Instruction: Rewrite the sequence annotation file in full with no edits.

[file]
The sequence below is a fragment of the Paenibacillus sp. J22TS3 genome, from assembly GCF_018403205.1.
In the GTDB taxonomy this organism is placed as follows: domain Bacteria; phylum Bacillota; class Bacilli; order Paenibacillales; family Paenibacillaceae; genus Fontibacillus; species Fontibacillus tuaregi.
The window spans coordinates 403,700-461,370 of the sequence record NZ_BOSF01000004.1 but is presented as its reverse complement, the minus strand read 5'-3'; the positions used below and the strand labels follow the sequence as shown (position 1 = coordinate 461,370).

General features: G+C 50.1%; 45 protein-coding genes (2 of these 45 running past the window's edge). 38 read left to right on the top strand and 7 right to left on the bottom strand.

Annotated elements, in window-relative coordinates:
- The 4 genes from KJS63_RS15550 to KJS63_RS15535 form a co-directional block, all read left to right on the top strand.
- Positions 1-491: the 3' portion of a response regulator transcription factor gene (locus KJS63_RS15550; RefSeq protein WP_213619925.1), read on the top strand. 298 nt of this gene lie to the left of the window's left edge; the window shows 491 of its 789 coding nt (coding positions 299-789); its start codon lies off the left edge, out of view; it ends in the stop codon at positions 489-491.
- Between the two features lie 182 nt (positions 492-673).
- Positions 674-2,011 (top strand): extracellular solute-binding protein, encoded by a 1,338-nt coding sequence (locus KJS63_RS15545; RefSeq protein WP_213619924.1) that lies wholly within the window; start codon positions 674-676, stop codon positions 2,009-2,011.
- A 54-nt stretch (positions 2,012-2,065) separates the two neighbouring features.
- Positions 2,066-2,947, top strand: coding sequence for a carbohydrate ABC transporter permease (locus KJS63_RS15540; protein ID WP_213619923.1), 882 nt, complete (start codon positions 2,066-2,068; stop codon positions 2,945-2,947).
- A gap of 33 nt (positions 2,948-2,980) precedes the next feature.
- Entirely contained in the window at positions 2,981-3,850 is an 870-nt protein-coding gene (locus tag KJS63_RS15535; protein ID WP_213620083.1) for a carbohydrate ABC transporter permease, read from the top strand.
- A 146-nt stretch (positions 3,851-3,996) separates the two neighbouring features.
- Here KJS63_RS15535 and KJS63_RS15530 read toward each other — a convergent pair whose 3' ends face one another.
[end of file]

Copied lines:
The sequence below is a fragment of the Paenibacillus sp. J22TS3 genome, from assembly GCF_018403205.1.
In the GTDB taxonomy this organism is placed as follows: domain Bacteria; phylum Bacillota; class Bacilli; order Paenibacillales; family Paenibacillaceae; genus Fontibacillus; species Fontibacillus tuaregi.
The window spans coordinates 403,700-461,370 of the sequence record NZ_BOSF01000004.1 but is presented as its reverse complement, the minus strand read 5'-3'; the positions used below and the strand labels follow the sequence as shown (position 1 = coordinate 461,370).

General features: G+C 50.1%; 45 protein-coding genes (2 of these 45 running past the window's edge). 38 read left to right on the top strand and 7 right to left on the bottom strand.

Annotated elements, in window-relative coordinates:
- The 4 genes from KJS63_RS15550 to KJS63_RS15535 form a co-directional block, all read left to right on the top strand.
- Positions 1-491: the 3' portion of a response regulator transcription factor gene (locus KJS63_RS15550; RefSeq protein WP_213619925.1), read on the top strand. 298 nt of this gene lie to the left of the window's left edge; the window shows 491 of its 789 coding nt (coding positions 299-789); its start codon lies off the left edge, out of view; it ends in the stop codon at positions 489-491.
- Between the two features lie 182 nt (positions 492-673).
- Positions 674-2,011 (top strand): extracellular solute-binding protein, encoded by a 1,338-nt coding sequence (locus KJS63_RS15545; RefSeq protein WP_213619924.1) that lies wholly within the window; start codon positions 674-676, stop codon positions 2,009-2,011.
- A 54-nt stretch (positions 2,012-2,065) separates the two neighbouring features.
- Positions 2,066-2,947, top strand: coding sequence for a carbohydrate ABC transporter permease (locus KJS63_RS15540; protein ID WP_213619923.1), 882 nt, complete (start codon positions 2,066-2,068; stop codon positions 2,945-2,947).
- A gap of 33 nt (positions 2,948-2,980) precedes the next feature.
- Entirely contained in the window at positions 2,981-3,850 is an 870-nt protein-coding gene (locus tag KJS63_RS15535; protein ID WP_213620083.1) for a carbohydrate ABC transporter permease, read from the top strand.
- A 146-nt stretch (positions 3,851-3,996) separates the two neighbouring features.
- Here KJS63_RS15535 and KJS63_RS15530 read toward each other — a convergent pair whose 3' ends face one another.